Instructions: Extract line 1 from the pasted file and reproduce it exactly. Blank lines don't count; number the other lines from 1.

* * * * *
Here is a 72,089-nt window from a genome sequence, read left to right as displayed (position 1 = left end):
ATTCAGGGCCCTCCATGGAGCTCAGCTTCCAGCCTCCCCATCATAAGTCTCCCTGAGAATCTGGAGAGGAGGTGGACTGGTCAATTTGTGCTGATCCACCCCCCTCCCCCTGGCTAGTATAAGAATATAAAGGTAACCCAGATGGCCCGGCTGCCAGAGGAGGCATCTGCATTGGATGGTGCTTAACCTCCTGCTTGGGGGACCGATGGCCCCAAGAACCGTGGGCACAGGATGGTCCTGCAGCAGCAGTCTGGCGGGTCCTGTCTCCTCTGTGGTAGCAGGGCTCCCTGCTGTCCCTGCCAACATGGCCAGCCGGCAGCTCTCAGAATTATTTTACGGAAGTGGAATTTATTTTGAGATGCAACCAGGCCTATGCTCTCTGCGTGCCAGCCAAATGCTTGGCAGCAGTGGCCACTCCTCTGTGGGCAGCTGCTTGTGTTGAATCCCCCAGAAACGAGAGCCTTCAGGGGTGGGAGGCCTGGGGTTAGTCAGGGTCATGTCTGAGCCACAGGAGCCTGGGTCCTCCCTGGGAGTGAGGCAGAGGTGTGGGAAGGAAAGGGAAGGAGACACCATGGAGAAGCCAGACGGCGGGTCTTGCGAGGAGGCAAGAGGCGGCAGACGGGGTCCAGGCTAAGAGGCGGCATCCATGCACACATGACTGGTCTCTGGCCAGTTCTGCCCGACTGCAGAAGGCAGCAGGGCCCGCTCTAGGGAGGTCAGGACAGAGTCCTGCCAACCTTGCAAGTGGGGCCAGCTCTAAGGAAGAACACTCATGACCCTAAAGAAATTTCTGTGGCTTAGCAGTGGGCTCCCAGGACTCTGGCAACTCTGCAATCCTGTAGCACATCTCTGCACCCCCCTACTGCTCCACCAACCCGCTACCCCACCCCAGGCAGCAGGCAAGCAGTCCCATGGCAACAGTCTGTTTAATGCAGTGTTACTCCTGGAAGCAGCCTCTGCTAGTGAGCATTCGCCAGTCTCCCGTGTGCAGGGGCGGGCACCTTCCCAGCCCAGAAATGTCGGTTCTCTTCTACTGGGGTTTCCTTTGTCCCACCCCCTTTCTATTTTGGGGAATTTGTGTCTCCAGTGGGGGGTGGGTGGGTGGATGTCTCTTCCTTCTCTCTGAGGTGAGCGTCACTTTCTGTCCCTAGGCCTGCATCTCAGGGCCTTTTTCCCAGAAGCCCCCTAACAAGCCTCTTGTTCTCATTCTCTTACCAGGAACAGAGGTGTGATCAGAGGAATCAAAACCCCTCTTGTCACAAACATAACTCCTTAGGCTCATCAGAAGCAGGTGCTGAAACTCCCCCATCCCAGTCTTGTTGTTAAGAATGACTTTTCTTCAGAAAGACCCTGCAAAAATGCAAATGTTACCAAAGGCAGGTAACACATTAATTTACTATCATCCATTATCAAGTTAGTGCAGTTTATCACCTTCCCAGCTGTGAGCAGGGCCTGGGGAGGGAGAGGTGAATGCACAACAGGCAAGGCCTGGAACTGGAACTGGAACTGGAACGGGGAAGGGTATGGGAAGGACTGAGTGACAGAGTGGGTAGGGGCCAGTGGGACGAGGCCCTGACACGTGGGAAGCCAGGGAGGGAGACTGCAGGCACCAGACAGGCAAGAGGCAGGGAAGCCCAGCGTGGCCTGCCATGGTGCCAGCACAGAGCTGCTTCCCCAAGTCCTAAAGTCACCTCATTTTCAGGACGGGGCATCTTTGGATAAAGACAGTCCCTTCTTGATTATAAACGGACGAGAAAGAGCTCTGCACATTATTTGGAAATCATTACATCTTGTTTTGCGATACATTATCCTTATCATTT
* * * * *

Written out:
Here is a 72,089-nt window from a genome sequence, read left to right as displayed (position 1 = left end):